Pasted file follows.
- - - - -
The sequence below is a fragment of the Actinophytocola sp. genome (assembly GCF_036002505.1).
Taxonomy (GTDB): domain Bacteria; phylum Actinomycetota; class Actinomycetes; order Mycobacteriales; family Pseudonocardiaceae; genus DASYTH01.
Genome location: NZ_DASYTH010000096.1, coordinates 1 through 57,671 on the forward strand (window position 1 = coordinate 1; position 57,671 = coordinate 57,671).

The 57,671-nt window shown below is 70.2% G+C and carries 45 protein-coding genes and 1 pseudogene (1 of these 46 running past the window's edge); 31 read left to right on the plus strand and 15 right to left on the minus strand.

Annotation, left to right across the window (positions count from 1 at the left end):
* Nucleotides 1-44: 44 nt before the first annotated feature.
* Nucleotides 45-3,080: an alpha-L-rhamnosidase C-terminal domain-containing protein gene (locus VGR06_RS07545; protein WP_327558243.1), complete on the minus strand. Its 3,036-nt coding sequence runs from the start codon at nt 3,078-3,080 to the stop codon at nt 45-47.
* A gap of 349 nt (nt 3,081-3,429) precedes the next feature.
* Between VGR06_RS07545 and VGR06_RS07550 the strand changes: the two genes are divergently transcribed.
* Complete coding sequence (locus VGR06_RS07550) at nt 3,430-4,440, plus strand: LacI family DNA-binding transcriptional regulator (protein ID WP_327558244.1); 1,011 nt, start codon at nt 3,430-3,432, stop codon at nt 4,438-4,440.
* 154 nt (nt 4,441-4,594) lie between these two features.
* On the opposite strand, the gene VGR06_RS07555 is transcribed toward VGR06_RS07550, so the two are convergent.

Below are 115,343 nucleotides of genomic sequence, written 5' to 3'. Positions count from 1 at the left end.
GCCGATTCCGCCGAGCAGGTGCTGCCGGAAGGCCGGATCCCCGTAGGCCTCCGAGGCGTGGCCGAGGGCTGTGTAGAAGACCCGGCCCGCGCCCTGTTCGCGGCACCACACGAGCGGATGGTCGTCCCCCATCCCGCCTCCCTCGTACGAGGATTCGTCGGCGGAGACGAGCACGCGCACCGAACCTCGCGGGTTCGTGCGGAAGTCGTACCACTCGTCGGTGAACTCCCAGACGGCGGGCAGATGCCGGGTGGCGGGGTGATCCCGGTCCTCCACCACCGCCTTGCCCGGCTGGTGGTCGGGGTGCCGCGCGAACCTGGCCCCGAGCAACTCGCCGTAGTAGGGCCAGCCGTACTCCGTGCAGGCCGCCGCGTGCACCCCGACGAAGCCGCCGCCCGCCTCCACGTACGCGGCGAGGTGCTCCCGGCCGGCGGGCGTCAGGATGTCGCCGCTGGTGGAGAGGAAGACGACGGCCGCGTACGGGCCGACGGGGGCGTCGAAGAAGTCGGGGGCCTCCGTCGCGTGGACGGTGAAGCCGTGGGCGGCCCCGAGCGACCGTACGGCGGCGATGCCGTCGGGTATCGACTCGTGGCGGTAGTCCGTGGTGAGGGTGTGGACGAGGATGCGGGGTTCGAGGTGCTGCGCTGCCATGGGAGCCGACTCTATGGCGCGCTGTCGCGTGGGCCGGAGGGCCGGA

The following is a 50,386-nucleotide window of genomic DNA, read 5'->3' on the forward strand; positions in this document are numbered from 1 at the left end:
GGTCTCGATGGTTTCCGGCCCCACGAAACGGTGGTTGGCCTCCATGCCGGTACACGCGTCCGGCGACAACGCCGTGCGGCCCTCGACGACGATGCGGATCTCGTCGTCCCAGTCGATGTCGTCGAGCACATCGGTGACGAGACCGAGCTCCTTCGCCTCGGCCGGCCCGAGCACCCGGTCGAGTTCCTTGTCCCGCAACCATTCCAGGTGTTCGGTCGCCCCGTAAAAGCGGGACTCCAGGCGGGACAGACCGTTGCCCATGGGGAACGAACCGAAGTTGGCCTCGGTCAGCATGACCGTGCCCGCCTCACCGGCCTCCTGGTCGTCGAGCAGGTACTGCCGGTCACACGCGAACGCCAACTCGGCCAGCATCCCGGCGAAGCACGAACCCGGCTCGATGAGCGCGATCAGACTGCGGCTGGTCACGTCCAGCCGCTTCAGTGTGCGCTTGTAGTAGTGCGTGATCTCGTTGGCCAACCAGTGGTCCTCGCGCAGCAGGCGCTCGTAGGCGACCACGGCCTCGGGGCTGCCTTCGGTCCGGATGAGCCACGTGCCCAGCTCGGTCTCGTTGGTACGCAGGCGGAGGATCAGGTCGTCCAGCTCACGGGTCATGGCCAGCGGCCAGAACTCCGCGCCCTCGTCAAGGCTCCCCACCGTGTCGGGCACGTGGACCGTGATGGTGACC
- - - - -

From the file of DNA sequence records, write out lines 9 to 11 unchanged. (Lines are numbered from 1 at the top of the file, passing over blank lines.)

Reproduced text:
* Between VGR06_RS07545 and VGR06_RS07550 the strand changes: the two genes are divergently transcribed.
* Complete coding sequence (locus VGR06_RS07550) at nt 3,430-4,440, plus strand: LacI family DNA-binding transcriptional regulator (protein ID WP_327558244.1); 1,011 nt, start codon at nt 3,430-3,432, stop codon at nt 4,438-4,440.
* 154 nt (nt 4,441-4,594) lie between these two features.